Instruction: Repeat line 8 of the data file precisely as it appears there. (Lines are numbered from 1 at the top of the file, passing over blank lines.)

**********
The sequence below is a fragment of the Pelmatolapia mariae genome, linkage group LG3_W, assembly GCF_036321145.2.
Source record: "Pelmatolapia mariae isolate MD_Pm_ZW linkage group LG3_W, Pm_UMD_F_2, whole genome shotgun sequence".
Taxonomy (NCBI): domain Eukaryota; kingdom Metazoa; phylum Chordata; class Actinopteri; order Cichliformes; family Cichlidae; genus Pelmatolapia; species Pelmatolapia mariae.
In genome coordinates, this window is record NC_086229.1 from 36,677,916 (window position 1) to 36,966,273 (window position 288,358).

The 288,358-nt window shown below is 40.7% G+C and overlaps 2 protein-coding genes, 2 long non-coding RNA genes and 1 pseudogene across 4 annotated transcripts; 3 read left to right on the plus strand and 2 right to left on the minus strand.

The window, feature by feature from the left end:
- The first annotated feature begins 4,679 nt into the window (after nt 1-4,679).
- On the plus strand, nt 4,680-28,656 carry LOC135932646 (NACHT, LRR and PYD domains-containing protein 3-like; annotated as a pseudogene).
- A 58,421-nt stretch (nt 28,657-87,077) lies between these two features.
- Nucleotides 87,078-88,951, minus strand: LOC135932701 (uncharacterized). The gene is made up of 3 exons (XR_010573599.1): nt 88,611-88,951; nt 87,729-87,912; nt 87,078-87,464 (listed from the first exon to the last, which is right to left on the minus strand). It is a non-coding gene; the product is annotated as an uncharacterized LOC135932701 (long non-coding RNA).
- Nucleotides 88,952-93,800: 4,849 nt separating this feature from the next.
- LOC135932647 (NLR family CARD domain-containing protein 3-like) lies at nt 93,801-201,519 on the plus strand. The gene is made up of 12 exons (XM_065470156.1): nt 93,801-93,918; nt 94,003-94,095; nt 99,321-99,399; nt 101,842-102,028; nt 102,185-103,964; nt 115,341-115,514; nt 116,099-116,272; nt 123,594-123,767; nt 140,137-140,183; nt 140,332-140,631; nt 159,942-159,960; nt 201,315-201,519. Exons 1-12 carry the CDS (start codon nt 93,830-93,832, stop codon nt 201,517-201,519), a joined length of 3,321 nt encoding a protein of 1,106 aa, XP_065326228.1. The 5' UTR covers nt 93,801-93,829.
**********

- On the plus strand, nt 4,680-28,656 carry LOC135932646 (NACHT, LRR and PYD domains-containing protein 3-like; annotated as a pseudogene).